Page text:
Paul Worrilow is one of those players that fans love to hate. He recorded a 4.59s 40 yard dash, 30 bench reps, a 10’4″ broad jump and a 34-1/2″ vertical at his Pro Day. His 20 yard shuttle time was 3.97 seconds and his 3 cone drill was 6.5 seconds. Worrilow had made the most of his chance to impress scouts on a cloudy Deleware day.
To put that in to perspective, the ultra athletic Haason Reddick, who has piqued the entire league’s curiosity in 2016 put up a mixture of slightly better and slightly worse numbers. He ran a 4.52s 40 yard dash, 24 bench reps, a 11’1″ broad jump and a 36-1/2″ vertical. His 20 yard shuttle time was 4.37 seconds and his 3 cone drill was 7.01 seconds. Worrilow went undrafted, unlike Reddick who has been rumored as a Lions first round target in 2016.
The only “linebacker” who ran a faster 40 yard dash at the 2016 NFL combine was Jabrill Peppers, who is really a safety. Reddick is one of two linebackers who were grouped with the defensive linemen because of their college alignment that ran a faster 40 than Worrilow. None of the linebackers in this year’s combine managed more than 25 reps on the bench. Similarly, Worrilow’s three cone, and 20 yard shuttle would have been the best in 2016’s NFL combine.
Great – But Can He Play Football?
Worrilow went undrafted, but exploded on to the scene in Atlanta. He took over the strong side linebacker job during his rookie season. He recorded 17 tackles in a November 2013 game against the Panthers. Worrilow has the athletic ability to get to wherever the play is, and can go around or through blockers as required. His first step though is always an instant late making many of his tackles come at the end of a four yard gain rather than a two yard gain. To combat this Worrilow will occasionally commit to a hole in the running game before the running back, getting caught up in traffic and leaving him unable to flow from sideline to sideline and take advantage of his athletic ability.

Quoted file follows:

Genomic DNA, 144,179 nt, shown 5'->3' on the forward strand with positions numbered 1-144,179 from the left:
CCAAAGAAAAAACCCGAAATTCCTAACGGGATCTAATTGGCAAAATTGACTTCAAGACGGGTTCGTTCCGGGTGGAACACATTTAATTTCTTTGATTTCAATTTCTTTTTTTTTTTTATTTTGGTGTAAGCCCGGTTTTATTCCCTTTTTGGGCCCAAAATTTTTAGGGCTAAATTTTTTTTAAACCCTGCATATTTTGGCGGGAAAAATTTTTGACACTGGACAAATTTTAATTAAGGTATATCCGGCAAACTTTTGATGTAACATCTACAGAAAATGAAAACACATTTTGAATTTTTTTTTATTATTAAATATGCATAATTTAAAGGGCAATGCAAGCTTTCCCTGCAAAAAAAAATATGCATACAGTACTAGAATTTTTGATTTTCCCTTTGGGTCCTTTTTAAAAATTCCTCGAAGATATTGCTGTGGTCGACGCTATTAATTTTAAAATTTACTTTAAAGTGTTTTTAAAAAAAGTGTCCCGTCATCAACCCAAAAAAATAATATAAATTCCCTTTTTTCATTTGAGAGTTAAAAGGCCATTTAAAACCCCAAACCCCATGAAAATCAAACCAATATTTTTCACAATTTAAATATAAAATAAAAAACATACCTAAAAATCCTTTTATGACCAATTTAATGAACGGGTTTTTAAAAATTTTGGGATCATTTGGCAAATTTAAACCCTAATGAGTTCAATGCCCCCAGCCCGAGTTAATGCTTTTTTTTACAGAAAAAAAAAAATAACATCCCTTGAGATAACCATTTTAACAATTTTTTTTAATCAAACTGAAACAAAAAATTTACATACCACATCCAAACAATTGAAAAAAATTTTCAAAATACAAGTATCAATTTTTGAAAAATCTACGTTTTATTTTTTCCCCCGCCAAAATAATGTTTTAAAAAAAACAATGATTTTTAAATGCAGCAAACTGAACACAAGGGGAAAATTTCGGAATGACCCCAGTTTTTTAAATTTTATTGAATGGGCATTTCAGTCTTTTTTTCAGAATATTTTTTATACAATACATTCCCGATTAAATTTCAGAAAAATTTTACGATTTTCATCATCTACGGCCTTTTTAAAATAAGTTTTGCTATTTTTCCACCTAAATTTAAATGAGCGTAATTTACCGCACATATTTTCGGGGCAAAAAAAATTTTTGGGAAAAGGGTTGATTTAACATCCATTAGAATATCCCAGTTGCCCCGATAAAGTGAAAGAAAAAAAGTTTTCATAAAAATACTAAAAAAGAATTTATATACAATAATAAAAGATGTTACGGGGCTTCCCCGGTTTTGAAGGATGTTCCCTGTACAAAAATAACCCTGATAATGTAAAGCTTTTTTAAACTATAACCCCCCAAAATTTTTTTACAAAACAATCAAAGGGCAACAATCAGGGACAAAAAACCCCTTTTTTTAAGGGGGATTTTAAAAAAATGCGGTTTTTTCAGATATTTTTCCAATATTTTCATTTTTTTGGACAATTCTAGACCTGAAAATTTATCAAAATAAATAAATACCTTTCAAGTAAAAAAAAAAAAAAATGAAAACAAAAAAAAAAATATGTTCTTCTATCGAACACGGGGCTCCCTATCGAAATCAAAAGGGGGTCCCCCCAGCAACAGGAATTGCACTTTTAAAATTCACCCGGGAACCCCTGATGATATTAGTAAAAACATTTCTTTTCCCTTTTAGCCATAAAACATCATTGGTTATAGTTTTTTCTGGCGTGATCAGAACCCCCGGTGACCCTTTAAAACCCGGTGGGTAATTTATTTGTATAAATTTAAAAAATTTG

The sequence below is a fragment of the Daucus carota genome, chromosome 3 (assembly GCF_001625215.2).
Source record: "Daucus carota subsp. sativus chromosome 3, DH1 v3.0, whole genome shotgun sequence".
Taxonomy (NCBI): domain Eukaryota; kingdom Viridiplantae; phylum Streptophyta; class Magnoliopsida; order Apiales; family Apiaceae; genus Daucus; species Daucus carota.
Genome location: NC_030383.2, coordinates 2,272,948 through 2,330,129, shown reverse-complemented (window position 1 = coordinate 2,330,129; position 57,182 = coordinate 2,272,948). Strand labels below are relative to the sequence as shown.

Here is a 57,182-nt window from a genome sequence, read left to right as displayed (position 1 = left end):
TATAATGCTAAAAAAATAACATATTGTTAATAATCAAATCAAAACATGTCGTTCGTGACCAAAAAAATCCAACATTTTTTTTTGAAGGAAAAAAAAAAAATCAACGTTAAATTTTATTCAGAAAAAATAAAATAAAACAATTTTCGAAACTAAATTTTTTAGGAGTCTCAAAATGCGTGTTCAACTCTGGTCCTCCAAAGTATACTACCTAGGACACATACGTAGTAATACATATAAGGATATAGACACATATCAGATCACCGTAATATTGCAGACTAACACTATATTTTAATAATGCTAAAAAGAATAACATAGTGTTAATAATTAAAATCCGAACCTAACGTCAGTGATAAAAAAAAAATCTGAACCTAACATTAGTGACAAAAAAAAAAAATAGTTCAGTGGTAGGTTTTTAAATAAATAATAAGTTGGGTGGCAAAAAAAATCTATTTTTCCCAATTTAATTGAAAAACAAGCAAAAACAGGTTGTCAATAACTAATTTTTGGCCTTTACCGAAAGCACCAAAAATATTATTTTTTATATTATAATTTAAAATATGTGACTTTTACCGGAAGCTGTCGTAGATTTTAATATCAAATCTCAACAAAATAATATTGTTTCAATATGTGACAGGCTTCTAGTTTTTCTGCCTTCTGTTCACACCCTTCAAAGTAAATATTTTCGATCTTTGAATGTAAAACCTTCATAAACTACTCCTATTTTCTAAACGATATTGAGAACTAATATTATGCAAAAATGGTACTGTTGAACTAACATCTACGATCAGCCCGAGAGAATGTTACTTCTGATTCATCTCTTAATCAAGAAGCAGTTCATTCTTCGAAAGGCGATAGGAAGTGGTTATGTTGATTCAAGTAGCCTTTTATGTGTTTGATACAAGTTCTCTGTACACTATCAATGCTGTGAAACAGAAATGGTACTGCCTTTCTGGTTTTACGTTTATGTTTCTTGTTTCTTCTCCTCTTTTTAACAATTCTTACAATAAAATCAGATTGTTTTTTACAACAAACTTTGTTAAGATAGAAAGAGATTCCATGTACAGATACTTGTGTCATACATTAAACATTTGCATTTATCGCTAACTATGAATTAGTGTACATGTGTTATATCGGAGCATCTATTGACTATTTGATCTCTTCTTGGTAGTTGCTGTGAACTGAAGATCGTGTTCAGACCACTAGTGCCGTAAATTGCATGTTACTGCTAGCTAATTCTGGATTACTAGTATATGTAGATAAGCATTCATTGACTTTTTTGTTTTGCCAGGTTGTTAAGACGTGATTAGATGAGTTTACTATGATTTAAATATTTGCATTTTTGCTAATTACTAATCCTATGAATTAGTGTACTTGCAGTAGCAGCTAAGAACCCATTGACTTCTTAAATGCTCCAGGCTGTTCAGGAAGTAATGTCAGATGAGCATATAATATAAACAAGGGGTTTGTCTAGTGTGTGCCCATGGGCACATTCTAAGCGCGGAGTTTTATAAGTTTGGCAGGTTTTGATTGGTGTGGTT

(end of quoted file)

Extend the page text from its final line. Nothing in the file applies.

His instincts in coverage are questionable. When his assignment is obvious, he fulfills it. His athletic ability makes it difficult for most tight ends and some wide receivers to shake him. It is in zone coverage when no obvious responsibility presents itself that Worrilow can have problems. He is often flat footed, standing in one place as the play develops around him. Once the play occurs he chases it down. Worrilow combined his own shortcomings in anticipating the play, and ability to make up for his and others’ mistakes to lead the Falcons in tackles from 2013-2015. Worrilow moved to a special teams role in 2016 primarily. The Falcons’ Deion Jones emerged as a star in the middle of the front seven and Worrilow became expendable.